Hennepin County, Minnesota

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Hennepin County, Minnesota
Hennepin County Government Center 5.jpg
The Hennepin County Government Center, located in the county seat of Minneapolis. Its stylized letter "H" shape serves as the logo for Hennepin County.
Seal of Hennepin County, Minnesota
Map of Minnesota highlighting Hennepin County
Location in the state of Minnesota
Map of the United States highlighting Minnesota
Minnesota's location in the U.S.
Founded March 6, 1852[1]
Named for Louis Hennepin
Seat Minneapolis
Largest city Minneapolis
 • Total 606.38 sq mi (1,571 km2)
 • Land 556.62 sq mi (1,442 km2)
 • Water 49.77 sq mi (129 km2), 8.21%
Population (Est.)
 • (2012) 1,184,576
 • Density 2,048/sq mi (774/km²)
Congressional districts 3rd, 5th
Time zone Central: UTC-6/-5
Website www.hennepin.us

Hennepin County is a county located in the U.S. state of Minnesota. As of the 2010 census the population was 1,152,425.[2] It is the most populous county in Minnesota and the 34th-most populous county in the United States; more than one in five Minnesotans live in Hennepin County. Its county seat is Minneapolis,[3] the most populous city in the state. The county is named in honor of the 17th-century explorer Father Louis Hennepin.[4]

Hennepin County is included in the Minneapolis-St. Paul-Bloomington, MN-WI Metropolitan Statistical Area.

The center of population of Minnesota is located in Hennepin County, in the city of Rogers.[5]


Hennepin County was created in 1852 by the Minnesota Territorial Legislature. Father Louis Hennepin's name was chosen because he originally named St. Anthony Falls and recorded some of the earliest accounts of the area for the Western world. Hennepin County's early history is closely linked to the establishment of the cities of Minneapolis and St. Anthony.[6]


According to the 2000 census, the county has a total area of 606.38 square miles (1,570.5 km2), of which 556.62 square miles (1,441.6 km2) (or 91.79%) is land and 49.77 square miles (128.9 km2) (or 8.21%) is water.[7] Hennepin is one of 17 Minnesota counties with more savanna soils than either prairie or forest soils, and is one of only two Minnesota counties with more than 75 % of its area in savanna soils (the other is Wright County).[8] Native vegetation based on NRCS soils information shows:Hennepin Co Native Vegetation Pie Chart New Wiki Version.pdf The highest waterfall on the Mississippi River, the Saint Anthony Falls, discovered by Louis Hennepin, is in Hennepin County next to downtown Minneapolis, but in the 19th century, the falls were converted to a series of dams. Barges and boats now pass through locks to move between the parts of the river above and below the dams.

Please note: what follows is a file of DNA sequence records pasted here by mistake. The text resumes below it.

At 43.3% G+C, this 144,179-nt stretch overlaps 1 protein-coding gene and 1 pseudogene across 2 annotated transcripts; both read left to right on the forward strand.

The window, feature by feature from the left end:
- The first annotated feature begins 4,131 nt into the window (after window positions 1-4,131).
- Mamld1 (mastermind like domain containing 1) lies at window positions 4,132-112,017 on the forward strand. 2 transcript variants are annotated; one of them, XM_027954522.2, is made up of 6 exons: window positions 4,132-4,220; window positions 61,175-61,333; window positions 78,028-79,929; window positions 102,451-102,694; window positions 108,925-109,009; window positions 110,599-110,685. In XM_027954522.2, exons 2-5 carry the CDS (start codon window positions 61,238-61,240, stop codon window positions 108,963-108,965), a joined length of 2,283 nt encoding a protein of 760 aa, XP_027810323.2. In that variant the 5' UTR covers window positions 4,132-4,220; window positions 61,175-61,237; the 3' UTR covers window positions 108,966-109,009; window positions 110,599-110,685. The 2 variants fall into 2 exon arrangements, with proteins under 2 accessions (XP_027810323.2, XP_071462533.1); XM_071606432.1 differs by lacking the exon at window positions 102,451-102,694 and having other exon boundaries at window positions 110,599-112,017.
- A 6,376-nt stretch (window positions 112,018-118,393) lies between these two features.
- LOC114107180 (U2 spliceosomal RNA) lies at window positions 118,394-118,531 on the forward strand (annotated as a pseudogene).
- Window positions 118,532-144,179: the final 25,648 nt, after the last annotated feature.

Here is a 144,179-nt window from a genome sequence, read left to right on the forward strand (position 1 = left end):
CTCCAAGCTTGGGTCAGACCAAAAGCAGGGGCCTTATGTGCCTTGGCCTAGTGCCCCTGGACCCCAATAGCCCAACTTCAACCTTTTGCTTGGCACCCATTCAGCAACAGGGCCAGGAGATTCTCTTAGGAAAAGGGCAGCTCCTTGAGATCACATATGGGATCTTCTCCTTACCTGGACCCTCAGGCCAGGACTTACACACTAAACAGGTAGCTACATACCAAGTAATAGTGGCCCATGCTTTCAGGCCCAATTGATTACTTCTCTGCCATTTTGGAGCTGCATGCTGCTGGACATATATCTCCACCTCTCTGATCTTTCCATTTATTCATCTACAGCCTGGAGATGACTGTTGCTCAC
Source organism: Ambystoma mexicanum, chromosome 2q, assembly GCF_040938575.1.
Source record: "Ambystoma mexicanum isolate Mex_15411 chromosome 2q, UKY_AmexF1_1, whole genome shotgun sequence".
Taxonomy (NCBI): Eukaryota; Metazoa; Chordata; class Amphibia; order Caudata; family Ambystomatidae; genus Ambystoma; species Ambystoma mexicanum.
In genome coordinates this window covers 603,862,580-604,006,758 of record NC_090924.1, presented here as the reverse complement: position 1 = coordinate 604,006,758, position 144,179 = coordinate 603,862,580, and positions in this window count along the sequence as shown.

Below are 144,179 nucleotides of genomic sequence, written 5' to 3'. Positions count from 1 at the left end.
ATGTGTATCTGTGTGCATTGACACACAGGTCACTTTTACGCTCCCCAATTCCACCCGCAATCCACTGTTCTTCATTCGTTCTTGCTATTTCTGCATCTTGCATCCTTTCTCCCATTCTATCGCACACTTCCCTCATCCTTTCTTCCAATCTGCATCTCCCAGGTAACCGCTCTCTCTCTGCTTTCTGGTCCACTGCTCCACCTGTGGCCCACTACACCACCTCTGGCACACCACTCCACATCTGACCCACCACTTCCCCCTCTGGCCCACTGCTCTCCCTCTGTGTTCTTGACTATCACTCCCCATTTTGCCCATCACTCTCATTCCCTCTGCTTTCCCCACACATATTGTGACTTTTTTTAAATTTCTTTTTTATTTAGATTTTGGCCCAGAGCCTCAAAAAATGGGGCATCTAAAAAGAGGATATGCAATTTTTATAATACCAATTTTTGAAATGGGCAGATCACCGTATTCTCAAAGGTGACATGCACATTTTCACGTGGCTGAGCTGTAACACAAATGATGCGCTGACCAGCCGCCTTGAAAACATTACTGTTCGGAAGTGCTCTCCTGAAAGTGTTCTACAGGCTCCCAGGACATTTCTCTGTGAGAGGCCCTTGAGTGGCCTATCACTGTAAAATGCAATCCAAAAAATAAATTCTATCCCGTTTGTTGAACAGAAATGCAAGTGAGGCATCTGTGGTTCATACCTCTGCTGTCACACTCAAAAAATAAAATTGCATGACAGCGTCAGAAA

Major highways[edit]

Hennepin County Road 101

Hennepin County Road 62 See County roads in Hennepin County, Minnesota for the county's secondary roadways.

Adjacent counties[edit]

National protected areas[edit]


Historical population
Census Pop.
1860 12,849
1870 31,566 145.7%
1880 67,013 112.3%
1890 185,294 176.5%
1900 228,340 23.2%
1910 333,480 46.0%
1920 415,419 24.6%
1930 517,785 24.6%
1940 568,899 9.9%
1950 676,579 18.9%
1960 842,854 24.6%
1970 960,080 13.9%
1980 941,411 −1.9%
1990 1,032,431 9.7%
2000 1,116,200 8.1%
2010 1,152,425 3.2%
Est. 2012 1,184,576 2.8%
U.S. Decennial Census[9]
2012 Estimate[2]
Age pyramid of county residents based on 2000 U.S. census data
Located across the street from the Government Center, the Hennepin County Public Safety Facility serves as the county jail

As of the census of 2000,[10] there were 1,116,200 people, 456,129 households, and 267,291 families residing in the county. The population density was 774/km² (2,005/mi²). There were 468,824 housing units at an average density of 325/km² (842/mi²). The racial makeup of the county was 80.53% White, 8.95% Black or African American, 1.00% Native American, 4.80% Asian, 0.05% Pacific Islander, 2.06% from other races, and 2.60% from two or more races. 4.07% of the population were Hispanic or Latino of any race. 22.8% were of German, 12.0% Norwegian, 7.6% Irish and 7.2% Swedish ancestry.

There were 456,129 households out of which 28.80% had children under the age of 18 living with them, 45.30% were married couples living together, 9.90% had a female householder with no husband present, and 41.40% were non-families. 31.80% of all households were made up of individuals and 8.40% had someone living alone who was 65 years of age or older. The average household size was 2.39 and the average family size was 3.07.

In the county the population was spread out with 24.00% under the age of 18, 9.70% from 18 to 24, 33.70% from 25 to 44, 21.70% from 45 to 64, and 11.00% who were 65 years of age or older. The median age was 35 years. For every 100 females there were 97.00 males. For every 100 females age 18 and over, there were 94.70 males.

The median income for a household in the county was $51,711, and the median income for a family was $65,985 (these figures had risen to $60,115 and $79,970 respectively as of a 2007 estimate). Males had a median income of $42,466 versus $32,400 for females. The per capita income for the county was $28,789. About 5.00% of families and 8.30% of the population were below the poverty line, including 10.50% of those under age 18 and 5.90% of those age 65 or over.